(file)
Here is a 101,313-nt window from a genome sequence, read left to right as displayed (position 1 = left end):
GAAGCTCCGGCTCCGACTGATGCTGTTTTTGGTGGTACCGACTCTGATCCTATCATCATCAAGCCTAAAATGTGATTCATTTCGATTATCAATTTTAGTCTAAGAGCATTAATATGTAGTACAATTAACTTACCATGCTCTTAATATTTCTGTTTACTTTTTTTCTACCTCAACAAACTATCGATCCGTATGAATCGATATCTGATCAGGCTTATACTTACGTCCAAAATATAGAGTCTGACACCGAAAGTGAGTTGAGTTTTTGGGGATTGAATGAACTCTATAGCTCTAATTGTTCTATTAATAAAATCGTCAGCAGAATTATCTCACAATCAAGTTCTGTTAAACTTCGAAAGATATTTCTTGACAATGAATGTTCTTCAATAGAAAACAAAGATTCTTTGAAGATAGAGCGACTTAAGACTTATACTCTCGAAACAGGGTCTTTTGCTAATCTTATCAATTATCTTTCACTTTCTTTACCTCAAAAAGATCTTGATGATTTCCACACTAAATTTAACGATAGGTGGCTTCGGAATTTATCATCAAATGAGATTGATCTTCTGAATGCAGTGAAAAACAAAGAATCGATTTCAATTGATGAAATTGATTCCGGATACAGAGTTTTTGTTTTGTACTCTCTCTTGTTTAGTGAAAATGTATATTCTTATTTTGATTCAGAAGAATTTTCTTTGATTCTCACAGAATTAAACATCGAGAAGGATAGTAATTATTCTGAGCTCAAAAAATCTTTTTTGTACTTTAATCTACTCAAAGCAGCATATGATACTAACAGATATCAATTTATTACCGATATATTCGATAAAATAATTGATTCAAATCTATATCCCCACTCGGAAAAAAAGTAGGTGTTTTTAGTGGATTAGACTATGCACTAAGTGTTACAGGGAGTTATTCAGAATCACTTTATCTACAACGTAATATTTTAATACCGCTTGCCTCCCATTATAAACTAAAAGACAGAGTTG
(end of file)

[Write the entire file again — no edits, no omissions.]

Here is a 101,313-nt window from a genome sequence, read left to right as displayed (position 1 = left end):
GAAGCTCCGGCTCCGACTGATGCTGTTTTTGGTGGTACCGACTCTGATCCTATCATCATCAAGCCTAAAATGTGATTCATTTCGATTATCAATTTTAGTCTAAGAGCATTAATATGTAGTACAATTAACTTACCATGCTCTTAATATTTCTGTTTACTTTTTTTCTACCTCAACAAACTATCGATCCGTATGAATCGATATCTGATCAGGCTTATACTTACGTCCAAAATATAGAGTCTGACACCGAAAGTGAGTTGAGTTTTTGGGGATTGAATGAACTCTATAGCTCTAATTGTTCTATTAATAAAATCGTCAGCAGAATTATCTCACAATCAAGTTCTGTTAAACTTCGAAAGATATTTCTTGACAATGAATGTTCTTCAATAGAAAACAAAGATTCTTTGAAGATAGAGCGACTTAAGACTTATACTCTCGAAACAGGGTCTTTTGCTAATCTTATCAATTATCTTTCACTTTCTTTACCTCAAAAAGATCTTGATGATTTCCACACTAAATTTAACGATAGGTGGCTTCGGAATTTATCATCAAATGAGATTGATCTTCTGAATGCAGTGAAAAACAAAGAATCGATTTCAATTGATGAAATTGATTCCGGATACAGAGTTTTTGTTTTGTACTCTCTCTTGTTTAGTGAAAATGTATATTCTTATTTTGATTCAGAAGAATTTTCTTTGATTCTCACAGAATTAAACATCGAGAAGGATAGTAATTATTCTGAGCTCAAAAAATCTTTTTTGTACTTTAATCTACTCAAAGCAGCATATGATACTAACAGATATCAATTTATTACCGATATATTCGATAAAATAATTGATTCAAATCTATATCCCCACTCGGAAAAAAAGTAGGTGTTTTTAGTGGATTAGACTATGCACTAAGTGTTACAGGGAGTTATTCAGAATCACTTTATCTACAACGTAATATTTTAATACCGCTTGCCTCCCATTATAAACTAAAAGACAGAGTTG